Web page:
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There was so much fretting and behind-the-scenes lobbying throughout the league last week about how many N.B.A. teams would be allowed to continue their seasons at Walt Disney World Resort in late July. Sixteen teams? 20? 22? All 30?
It all seems so frivolous now.
The only matter of import in the N.B.A., as the calendar flipped to June, was the mounting anger and concern after the killing of George Floyd in Minneapolis and the unrest Floyd’s death has sparked nationwide in the latest high-profile case of police violence involving an African-American man.
On Thursday, the N.B.A. is scheduled to take its biggest step yet toward a return to play after a shutdown of nearly three months in response to the coronavirus pandemic. Team owners are expected to ratify a modified schedule that will most likely send 22 teams to play the rest of the season at the ESPN Wide World of Sports complex in Orlando, Fla.
A celebratory mood, though, is not in the forecast.
As the league acknowledged Monday in a private memorandum to its teams that was obtained by The New York Times, many people working in the N.B.A. “are experiencing trauma, frustration and isolation” amid protests and tumult across the nation and the ongoing struggle for justice and racial equality.
N.B.A. Commissioner Adam Silver offered his personal view Sunday in a memo to league office employees. “This moment also requires greater introspection from those of us, including me, who may never know the full pain and fear many of our colleagues and players experience every day,” Silver said.
The most challenging and dispiriting season in league history simply refuses to let up — with no appropriate segue to the analysis of some recent news items and the rest of the newsletter.
The considerable hand-wringing in recent weeks about the return-to-play framework for the N.B.A.’s reboot has overlooked at least one key point:
We should probably anticipate more player pushback on the rules they will be asked to follow in the “campus” environment in Orlando than any format that gets adopted — especially since the day-to-day regulations and the depth of the safety protocols that the N.B.A. will propose remain mostly unknown.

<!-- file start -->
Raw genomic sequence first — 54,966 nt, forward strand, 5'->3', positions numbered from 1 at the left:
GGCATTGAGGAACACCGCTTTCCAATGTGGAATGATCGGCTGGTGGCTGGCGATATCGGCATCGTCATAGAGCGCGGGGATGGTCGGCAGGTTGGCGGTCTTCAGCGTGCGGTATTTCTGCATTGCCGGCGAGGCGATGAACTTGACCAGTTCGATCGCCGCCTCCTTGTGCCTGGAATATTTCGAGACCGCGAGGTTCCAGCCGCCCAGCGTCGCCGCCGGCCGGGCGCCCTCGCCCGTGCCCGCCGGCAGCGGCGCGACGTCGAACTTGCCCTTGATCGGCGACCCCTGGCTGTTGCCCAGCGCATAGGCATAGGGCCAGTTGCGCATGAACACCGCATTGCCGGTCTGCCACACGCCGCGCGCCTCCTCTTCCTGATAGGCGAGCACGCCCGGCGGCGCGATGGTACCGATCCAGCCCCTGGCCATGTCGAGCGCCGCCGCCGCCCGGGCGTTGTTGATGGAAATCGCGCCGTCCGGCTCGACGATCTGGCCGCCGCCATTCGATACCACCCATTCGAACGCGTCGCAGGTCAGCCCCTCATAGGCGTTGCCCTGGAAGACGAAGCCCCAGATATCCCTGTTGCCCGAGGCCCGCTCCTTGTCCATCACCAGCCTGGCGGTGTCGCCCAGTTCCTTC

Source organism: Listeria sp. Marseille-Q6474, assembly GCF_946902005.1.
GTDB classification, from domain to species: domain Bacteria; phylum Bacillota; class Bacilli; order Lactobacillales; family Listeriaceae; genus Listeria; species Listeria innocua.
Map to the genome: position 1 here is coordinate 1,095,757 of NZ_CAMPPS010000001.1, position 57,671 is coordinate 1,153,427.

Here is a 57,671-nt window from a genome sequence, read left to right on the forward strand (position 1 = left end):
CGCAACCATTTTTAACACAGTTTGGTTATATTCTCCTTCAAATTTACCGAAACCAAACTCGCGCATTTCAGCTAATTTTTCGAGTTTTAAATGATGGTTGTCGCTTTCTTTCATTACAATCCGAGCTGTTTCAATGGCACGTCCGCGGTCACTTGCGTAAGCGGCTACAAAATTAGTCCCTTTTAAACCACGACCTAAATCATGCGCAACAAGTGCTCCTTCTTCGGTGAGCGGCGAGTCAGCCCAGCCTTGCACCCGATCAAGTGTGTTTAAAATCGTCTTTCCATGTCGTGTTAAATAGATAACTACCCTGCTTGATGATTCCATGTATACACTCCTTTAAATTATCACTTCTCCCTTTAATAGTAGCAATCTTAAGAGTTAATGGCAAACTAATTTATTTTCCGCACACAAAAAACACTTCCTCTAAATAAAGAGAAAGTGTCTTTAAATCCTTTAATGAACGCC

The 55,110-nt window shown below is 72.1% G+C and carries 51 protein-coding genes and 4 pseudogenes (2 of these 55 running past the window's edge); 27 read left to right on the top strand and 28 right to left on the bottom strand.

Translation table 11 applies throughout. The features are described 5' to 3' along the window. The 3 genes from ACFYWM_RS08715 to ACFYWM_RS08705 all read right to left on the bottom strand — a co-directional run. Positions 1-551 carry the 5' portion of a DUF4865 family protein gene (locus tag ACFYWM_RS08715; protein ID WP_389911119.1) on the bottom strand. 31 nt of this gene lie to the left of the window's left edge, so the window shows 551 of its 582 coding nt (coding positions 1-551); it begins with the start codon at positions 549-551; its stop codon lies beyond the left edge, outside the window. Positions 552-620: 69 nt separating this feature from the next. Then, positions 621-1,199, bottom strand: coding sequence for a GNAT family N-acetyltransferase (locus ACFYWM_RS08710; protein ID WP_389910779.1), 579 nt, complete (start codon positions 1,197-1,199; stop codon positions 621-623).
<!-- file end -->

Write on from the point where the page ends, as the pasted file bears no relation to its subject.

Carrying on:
Players are sure to have several questions. Among them: How strictly will player movement be monitored beyond trips to and from their hotel rooms and the court? How long will the campus be operational in Orlando before select family members are allowed to make visits? There will obviously be no fans allowed at games and no travel required, but what are the specifics about food preparation, accommodations and testing programs?
These things matter way more to players than how many teams are included.
The latest estimates say that going with 22 teams would enable the N.B.A. to stage as many as 88 regular-season games before proceeding to a brief play-in round and then the playoffs.
The N.B.A.’s justification for a field of 22, arbitrary as the number may sound, is that it includes every team that was within six games of a playoff spot when the season was halted. Asking them to each play a minimum of eight games in Orlando is sure to be questioned from a safety perspective, but don’t forget the finances involved. There were 259 regular-season games remaining when the season was suspended; it is believed that playing roughly a third of them will help many teams satisfy their contractual agreements with regional television partners.
Bringing all 30 teams to Orlando is the only truly fair option, but the N.B.A. wants to keep the circle as small as possible for safety reasons. The league, though, is resistant to bringing only 16 teams, despite the obvious safety upside, because that would make it harder to stage a handful of games before moving into the playoffs. The league and the players, for financial and quality-of-play reasons, both see that as a necessity.
The Knicks’ coaching search won’t officially start until they get binding word that they will not be among the teams invited to Central Florida.